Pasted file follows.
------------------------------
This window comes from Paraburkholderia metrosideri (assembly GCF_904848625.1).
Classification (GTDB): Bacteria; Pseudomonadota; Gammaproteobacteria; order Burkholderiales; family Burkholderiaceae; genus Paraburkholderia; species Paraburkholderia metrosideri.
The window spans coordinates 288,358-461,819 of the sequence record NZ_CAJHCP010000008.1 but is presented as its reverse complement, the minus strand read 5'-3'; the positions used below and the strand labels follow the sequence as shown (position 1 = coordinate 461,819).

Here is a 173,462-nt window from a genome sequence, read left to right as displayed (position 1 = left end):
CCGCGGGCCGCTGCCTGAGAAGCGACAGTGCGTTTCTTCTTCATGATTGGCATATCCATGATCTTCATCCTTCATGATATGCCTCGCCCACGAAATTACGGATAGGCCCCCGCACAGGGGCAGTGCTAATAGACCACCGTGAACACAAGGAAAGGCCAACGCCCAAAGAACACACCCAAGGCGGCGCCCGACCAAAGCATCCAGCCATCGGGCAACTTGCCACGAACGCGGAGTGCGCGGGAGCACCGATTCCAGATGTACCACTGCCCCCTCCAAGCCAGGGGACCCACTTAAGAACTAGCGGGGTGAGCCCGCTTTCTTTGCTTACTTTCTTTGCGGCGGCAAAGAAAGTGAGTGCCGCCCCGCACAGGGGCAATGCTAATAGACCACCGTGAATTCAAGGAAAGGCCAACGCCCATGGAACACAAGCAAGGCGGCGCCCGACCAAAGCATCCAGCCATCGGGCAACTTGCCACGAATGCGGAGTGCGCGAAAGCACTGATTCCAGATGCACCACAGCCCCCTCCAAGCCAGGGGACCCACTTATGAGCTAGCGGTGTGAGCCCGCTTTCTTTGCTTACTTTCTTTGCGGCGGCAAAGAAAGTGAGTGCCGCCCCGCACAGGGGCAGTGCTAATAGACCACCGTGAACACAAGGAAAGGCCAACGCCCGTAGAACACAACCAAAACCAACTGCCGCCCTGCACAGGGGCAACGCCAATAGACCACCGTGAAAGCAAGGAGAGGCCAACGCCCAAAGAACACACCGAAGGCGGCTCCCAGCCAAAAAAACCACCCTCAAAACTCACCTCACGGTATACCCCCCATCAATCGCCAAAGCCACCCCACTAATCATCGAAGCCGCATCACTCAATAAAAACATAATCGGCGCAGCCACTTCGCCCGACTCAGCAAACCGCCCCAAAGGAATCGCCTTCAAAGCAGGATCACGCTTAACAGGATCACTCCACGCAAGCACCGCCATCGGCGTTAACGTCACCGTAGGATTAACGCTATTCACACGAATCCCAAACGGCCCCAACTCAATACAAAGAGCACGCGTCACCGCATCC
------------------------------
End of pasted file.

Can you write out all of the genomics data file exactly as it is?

This window comes from Paraburkholderia metrosideri (assembly GCF_904848625.1).
Classification (GTDB): Bacteria; Pseudomonadota; Gammaproteobacteria; order Burkholderiales; family Burkholderiaceae; genus Paraburkholderia; species Paraburkholderia metrosideri.
The window spans coordinates 288,358-461,819 of the sequence record NZ_CAJHCP010000008.1 but is presented as its reverse complement, the minus strand read 5'-3'; the positions used below and the strand labels follow the sequence as shown (position 1 = coordinate 461,819).

Here is a 173,462-nt window from a genome sequence, read left to right as displayed (position 1 = left end):
CCGCGGGCCGCTGCCTGAGAAGCGACAGTGCGTTTCTTCTTCATGATTGGCATATCCATGATCTTCATCCTTCATGATATGCCTCGCCCACGAAATTACGGATAGGCCCCCGCACAGGGGCAGTGCTAATAGACCACCGTGAACACAAGGAAAGGCCAACGCCCAAAGAACACACCCAAGGCGGCGCCCGACCAAAGCATCCAGCCATCGGGCAACTTGCCACGAACGCGGAGTGCGCGGGAGCACCGATTCCAGATGTACCACTGCCCCCTCCAAGCCAGGGGACCCACTTAAGAACTAGCGGGGTGAGCCCGCTTTCTTTGCTTACTTTCTTTGCGGCGGCAAAGAAAGTGAGTGCCGCCCCGCACAGGGGCAATGCTAATAGACCACCGTGAATTCAAGGAAAGGCCAACGCCCATGGAACACAAGCAAGGCGGCGCCCGACCAAAGCATCCAGCCATCGGGCAACTTGCCACGAATGCGGAGTGCGCGAAAGCACTGATTCCAGATGCACCACAGCCCCCTCCAAGCCAGGGGACCCACTTATGAGCTAGCGGTGTGAGCCCGCTTTCTTTGCTTACTTTCTTTGCGGCGGCAAAGAAAGTGAGTGCCGCCCCGCACAGGGGCAGTGCTAATAGACCACCGTGAACACAAGGAAAGGCCAACGCCCGTAGAACACAACCAAAACCAACTGCCGCCCTGCACAGGGGCAACGCCAATAGACCACCGTGAAAGCAAGGAGAGGCCAACGCCCAAAGAACACACCGAAGGCGGCTCCCAGCCAAAAAAACCACCCTCAAAACTCACCTCACGGTATACCCCCCATCAATCGCCAAAGCCACCCCACTAATCATCGAAGCCGCATCACTCAATAAAAACATAATCGGCGCAGCCACTTCGCCCGACTCAGCAAACCGCCCCAAAGGAATCGCCTTCAAAGCAGGATCACGCTTAACAGGATCACTCCACGCAAGCACCGCCATCGGCGTTAACGTCACCGTAGGATTAACGCTATTCACACGAATCCCAAACGGCCCCAACTCAATACAAAGAGCACGCGTCACCGCATCC